# Neutrino annihilation and bosons

Would it be theoretically possible for a high energy neutrino and another high energy anti-neutrino to annihilate into a boson?

Which boson(s) would be possible theoretically?

• one or more photons?
• the Higgs boson?
• Z boson?
• I think it would be helpful if the answers include expressions for the cross sections for the various processes. – Count Iblis Jul 21 '14 at 17:12

The neutrino and the anti-neutrino can annihilate to create a $Z$ boson. But the mass of the $Z$ boson is around $90$ GeV, so in order to create such a boson, the neutrinos need to be high energetic.

Theoretically, a Higgs boson could be created as well, but for that an even larger amount of energy is needed, since the Higgs boson is heavier than the $Z$ boson. Moreover, the coupling of the Higgs to the neutrinos is extremely small. The Higgs boson's coupling is proportional to the mass of the neutrinos. Neutrinos are known to have a non-vanishing mass but a very small one. Because of the very low mass, the coupling is also very small. This is not a process that likely is going to be observed in an experiment.

On the other hand, the creation of photons is not possible at all. Photons couple to electric charge. Neutrinos are neutral, hence no coupling to photons.

Maybe even more interesting than a neutrino-antineutrino annihilation would be the observation of a neutrino-neutrino annihilation. If neutrinos are their own antiparticles, we call them Majorana neutrinos (otherwise they are called Dirac neutrinos).

We don't know if neutrinos are Majorana or Dirac. If we would observe a neutrino-neutrino annihilation, it would be a clear sign that neutrinos are Majorana. But neutrino experiments are notoriously difficult to carry out. The only experiment that I know of that is looking for a neutrino-neutrino annihilation, is the neutrinoless double $\beta$ decay.

• Photons can be produced (e.g. the Z boson couples to charged stuff, or neutrinos couple directly to Ws). Of course such amplitudes are probably ridicolous. – fqq Jul 21 '14 at 15:02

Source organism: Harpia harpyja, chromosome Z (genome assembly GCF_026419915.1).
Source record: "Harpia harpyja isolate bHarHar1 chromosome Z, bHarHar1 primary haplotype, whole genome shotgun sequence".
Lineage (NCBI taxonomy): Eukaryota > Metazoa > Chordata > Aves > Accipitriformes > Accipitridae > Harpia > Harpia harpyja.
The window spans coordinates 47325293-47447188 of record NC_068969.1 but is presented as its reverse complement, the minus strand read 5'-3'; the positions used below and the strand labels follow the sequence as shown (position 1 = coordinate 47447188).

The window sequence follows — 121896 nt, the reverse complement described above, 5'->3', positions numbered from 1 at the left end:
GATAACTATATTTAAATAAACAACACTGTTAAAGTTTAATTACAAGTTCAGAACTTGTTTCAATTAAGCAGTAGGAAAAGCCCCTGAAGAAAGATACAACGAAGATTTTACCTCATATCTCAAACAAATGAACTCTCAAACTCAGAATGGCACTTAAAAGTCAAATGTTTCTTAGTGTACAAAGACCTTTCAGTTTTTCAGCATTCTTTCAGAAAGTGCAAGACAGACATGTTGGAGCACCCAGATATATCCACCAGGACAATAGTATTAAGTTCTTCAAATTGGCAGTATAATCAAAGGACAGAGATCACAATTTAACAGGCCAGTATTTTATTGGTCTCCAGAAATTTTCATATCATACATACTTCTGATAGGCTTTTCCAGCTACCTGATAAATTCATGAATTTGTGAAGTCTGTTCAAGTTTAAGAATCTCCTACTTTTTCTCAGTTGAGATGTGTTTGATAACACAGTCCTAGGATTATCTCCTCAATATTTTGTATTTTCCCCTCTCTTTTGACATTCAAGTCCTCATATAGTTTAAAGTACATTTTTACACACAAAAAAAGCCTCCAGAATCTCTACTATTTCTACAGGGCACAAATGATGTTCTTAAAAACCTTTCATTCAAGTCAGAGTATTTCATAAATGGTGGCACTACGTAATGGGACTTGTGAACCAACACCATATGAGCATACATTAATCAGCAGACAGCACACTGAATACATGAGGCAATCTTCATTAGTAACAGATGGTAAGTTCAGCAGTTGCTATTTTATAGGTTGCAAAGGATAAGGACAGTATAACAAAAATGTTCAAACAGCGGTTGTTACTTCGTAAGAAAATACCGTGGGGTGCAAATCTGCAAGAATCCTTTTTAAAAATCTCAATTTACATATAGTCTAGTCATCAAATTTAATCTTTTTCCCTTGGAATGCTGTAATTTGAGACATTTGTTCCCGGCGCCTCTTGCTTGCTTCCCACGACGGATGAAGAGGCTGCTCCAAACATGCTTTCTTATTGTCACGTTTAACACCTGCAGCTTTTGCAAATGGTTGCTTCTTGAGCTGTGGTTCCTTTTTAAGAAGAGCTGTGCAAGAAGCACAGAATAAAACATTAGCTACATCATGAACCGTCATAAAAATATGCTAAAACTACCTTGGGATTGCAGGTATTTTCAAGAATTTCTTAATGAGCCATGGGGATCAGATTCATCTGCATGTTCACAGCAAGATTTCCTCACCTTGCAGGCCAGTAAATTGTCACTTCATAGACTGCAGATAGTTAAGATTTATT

• The $W^0$ boson from the $W$ triplet is not the same as the $Z$ boson. Neither masses nor couplings are correct. The $Z$ boson is a linear combination of $W^0$ and the singlet state $B^0$. Specifically: $Z = -\sin{\theta_W} B^0 + \cos{\theta_W} W^0$, where $\theta_W$ is the Weinberg angle. – pfnuesel Jul 21 '14 at 20:10
• @pfnuesel I think your statement about the Higgs coupling to neutrinos is imprecise. First of all, the Higgs coupling to neutrinos has nothing to do with the fact that the Higgs is much heavier than neutrinos. Second, how do we know that the corresponding coupling is small? We don't even known the mechanism responsible for neutrino's mass. If it was a simple Yukawa interaction, then you would be right. But remember that a right-handed neutrino has never been observed in nature. – Melquíades Jul 22 '14 at 14:51
• The coupling of the Higgs is proportional to the neutrino mass, not to the Higgs mass, I improved my answer to make this more clear. And yes, we don't know the mechanism how the neutrinos receive mass. I simply assumed it's the same Yukawa coupling as for other elementary particles. – pfnuesel Jul 22 '14 at 15:46
• @Michael (past and present) Why don't you ask a new question then? – pfnuesel Oct 19 '18 at 17:29

Yes, the Z boson can decay into a neutrino and anti-neutrino, and the process you describe is just the time reverse of this.

But also we have to note that photon pair creation through neutrino anti-neutrino annihilation is possible at higher orders in perturbation theory (starting at the one-loop level with the exchange of charged leptons and $W^\pm$ vector boson). This process has indeed very small cross section because of the loop integral suppression factor.

• A remark: if neutrinos were massless, even at higher order annihilation of $\nu+\bar{\nu} \to \gamma \gamma$ would be forbidden. The reason is related to the Yang-Landau theorem which states that spin 1 object cannot decay into 2 photons. Since with massless neutrinos, helicity is equivalent to chirality and only left-handed neutrino and right-handed antineutrino interact, the system $\nu + \bar{\nu}$ would form a spin 1 object, hence the interdiction. Now, since neutrinos have mass, there should be a possibility that the chiral $\bar{\nu}_R$ is a helicity $\bar{\nu}_L$ forming a spin 0 system – Paganini Jan 11 '16 at 13:42
• I agree with you concerning this. But we know that neutrinos have a tiny mass which would made the process possible. Also I was thinking about box diagrams. Thanks @Paganini for the remark. – Adil Jueid Jan 11 '16 at 13:45

Z boson can decay to a neutrino-antineutrino pair. Your this process is the reverse of the decay.

Direct combination to photon(s) is impossible, because photons don't interact weakly, and neutrinos don't interact electromagnetic.

Direct combination to Higgs were (IMHO) possible, because it doesn't contradict to a preservation law, but I think it has an extreme low cross section.

AFAIK in supernova explosions, the neutrino annihilation has an important part in the processes.

• Were you thinking of neutrino absorption? I've seen estimates that layer of matter just outside the core in a supernova collapse is dense enough to absorb ~10% of the neutrino flux produced within the core itself; but don't recall seeing anything about neutrino annihilation before. – Dan Is Fiddling By Firelight Jul 21 '14 at 18:53